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Lewis and Clark College

Publication Date

Fall 2015

Program Name

Nepal: Tibetan and Himalayan Peoples

Abstract

Since its creation in 1976 Sagarmatha National Park has been the subject of a great deal of internal scrutiny by the regions indigenous Sherpa Inhabitants. Since their arrival in the Khumbu valley some four centuries ago, the Sherpa people have held a deep respect for their land and have practiced a highly organized and effective form of environmental stewardship which they refer to as Yul-Tim. At its core Yul-Tim relies on the authority of certain village members to make and enforce rules within the community: a practice that has been greatly undermined by creation of SNP. While SNP has had an overwhelmingly positive impact on the environment of the Khumbu valley, its impact on people is something that needs to come under review. Under close examination the Department of National Parks and Wildlife Conservation has shown a clear lack of respect for indigenous peoples and their conservation methods. This is an issue that cannot continue and requires change if the park is to survive.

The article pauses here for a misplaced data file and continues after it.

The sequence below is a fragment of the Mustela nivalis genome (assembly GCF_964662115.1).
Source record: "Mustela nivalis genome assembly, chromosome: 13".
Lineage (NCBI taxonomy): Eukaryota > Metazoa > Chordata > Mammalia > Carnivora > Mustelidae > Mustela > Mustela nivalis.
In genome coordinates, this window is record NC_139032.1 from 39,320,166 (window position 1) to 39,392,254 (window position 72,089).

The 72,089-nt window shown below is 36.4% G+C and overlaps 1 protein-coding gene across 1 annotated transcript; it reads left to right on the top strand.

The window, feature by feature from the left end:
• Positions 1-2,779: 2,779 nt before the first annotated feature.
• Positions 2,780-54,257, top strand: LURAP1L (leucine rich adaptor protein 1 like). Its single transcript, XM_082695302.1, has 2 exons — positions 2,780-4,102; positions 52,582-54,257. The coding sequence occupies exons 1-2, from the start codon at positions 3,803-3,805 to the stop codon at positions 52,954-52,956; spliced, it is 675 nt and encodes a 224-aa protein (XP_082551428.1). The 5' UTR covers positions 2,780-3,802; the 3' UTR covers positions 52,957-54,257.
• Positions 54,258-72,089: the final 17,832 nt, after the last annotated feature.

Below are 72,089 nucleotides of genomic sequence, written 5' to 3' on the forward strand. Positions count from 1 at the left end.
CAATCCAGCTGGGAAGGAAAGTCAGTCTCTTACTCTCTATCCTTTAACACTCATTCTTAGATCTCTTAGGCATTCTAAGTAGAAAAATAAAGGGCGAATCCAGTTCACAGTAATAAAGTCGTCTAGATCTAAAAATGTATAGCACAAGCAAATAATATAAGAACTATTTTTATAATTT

Disciplines

Anthropology | Inequality and Stratification | Natural Resources and Conservation | Natural Resources Management and Policy | Place and Environment | Politics and Social Change | Social and Cultural Anthropology

 

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